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Degradation of structural performance: Experiment introduction and expected results
Luleå University of Technology, Department of Civil, Environmental and Natural Resources Engineering, Structural and Construction Engineering.
2006 (English)In: Bridge maintenance, safety, management, life-cycle performance and cost: proceedings of the Third International Conference on Bridge Maintenance, Safety and Management, Porto, Portugal, 16 - 19 July 2006 / [ed] Paulo J. S. Cruz; Dan M. Frangopol, London: Taylor & Francis Group, 2006, 251-252 p.Conference paper, Meeting abstract (Other academic)
Abstract [en]

Much effort has been put on investigating degradation of concrete structures, repair and upgrading separately, as can be read in numerous publications, i.e., Green et. al. (2003), Morgan (1995) and Täljsten (2004). However, an overall view has not been taken where the whole life cycle of a concrete structure is considered. In particular, no laboratory tests have been presented in the literature to the author's knowledge. A structure passes several stages during its life. Normally two major stages are discerned, the service limit state (SLS) and the ultimate limit state (ULS). Concrete structures are designed for both these stages. In the SLS normally the deformation and crack widths are controlled. Deformation due to comfort demands and crack widths due to durability demands. In the ULS the structure is designed for its ultimate capacity - which for civil and building structures almost never is reached. From a safety aspect the ULS is most important; however, for the client the SLS with regard to maintenance, repair and upgrading are most costly. If the SLS was better understood, in particular from a rehabilitation point of view, more robust and cost effective repair and upgrading system could be developed. (Figure Presented). This paper is also a part of "Sustainable bridges". "Sustainable bridges" is a European project which focus is to preserve bridges throughout Europe and create unanimous codes for all participating countries. The project presented in this paper, Degradation of Structural Performance (DOSP), will investigate the behaviour of concrete beams which will endure a simulated life cycle procedure. The test program will direct the beams from full strength of the intact beam through degradation, repair and upgrading with FRP plate bonding to its original strength again or near. The cross-sectional strain distribution will be monitored during the test using Fibre Bragg Grating (FBG) Strain Sensors as well as traditional strain gauges. This gives the possibility of comparing results in between the two monitoring techniques over proportionately long time span. An accelerated corrosion procedure is used to corrode the flexural tensile reinforcement. The cycle may be divided into seven stages, a to g, presented shortly in Figure 1, Horrigmoe (1998) and Sand 2001. This life cycle is possible in the real case scenario for bridges or other concrete structures which are subjected to chlorides, i.e. de-icing salt or sea water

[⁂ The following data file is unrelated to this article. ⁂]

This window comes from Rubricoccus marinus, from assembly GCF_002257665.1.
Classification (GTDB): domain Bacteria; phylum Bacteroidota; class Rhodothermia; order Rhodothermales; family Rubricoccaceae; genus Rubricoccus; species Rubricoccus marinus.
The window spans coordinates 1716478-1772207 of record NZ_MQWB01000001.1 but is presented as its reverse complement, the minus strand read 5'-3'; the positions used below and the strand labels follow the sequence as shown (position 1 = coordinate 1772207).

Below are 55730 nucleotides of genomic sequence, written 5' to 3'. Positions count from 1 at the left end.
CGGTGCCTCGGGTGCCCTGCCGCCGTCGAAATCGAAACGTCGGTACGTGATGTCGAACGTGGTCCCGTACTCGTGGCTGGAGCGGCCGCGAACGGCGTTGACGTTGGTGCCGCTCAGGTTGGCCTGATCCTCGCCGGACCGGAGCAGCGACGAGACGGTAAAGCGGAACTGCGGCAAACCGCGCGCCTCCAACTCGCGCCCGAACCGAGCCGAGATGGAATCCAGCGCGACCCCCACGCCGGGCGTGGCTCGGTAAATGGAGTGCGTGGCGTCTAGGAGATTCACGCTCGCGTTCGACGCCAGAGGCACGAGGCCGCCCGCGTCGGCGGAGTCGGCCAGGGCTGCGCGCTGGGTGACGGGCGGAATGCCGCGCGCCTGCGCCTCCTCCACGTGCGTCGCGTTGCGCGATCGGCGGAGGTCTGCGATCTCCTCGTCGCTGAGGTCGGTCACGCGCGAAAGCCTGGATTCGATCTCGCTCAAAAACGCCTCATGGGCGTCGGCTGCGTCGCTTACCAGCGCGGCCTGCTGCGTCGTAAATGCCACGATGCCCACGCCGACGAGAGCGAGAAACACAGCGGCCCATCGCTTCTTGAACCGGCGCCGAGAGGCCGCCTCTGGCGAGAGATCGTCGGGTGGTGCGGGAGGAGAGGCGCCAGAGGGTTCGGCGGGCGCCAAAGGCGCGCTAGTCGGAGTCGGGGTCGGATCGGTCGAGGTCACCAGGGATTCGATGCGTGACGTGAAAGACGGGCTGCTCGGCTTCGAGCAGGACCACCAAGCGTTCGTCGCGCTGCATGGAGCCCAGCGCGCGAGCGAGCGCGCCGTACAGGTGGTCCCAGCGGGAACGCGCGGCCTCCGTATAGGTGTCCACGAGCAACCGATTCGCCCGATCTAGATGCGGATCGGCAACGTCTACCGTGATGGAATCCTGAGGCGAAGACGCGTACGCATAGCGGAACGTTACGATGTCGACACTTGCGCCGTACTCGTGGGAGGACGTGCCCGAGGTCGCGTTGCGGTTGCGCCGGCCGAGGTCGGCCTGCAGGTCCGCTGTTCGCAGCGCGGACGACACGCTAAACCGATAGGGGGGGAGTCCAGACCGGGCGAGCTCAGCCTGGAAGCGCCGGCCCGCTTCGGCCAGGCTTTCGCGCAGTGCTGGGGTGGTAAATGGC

Place, publisher, year, edition, pages
London: Taylor & Francis Group, 2006. 251-252 p.
Research subject
Structural Engineering
URN: urn:nbn:se:ltu:diva-36980Local ID: ad6ae640-7ace-11df-ab16-000ea68e967bISBN: 0-415-40315-4 (print)ISBN: 978-0-415-40315-3 (print)OAI: diva2:1010479
International Conference on Bridge Maintenance, Safety and Management : 16/07/2006 - 19/07/2006
Godkänd; 2006; 20100618 (andbra)Available from: 2016-10-03 Created: 2016-10-03Bibliographically approved

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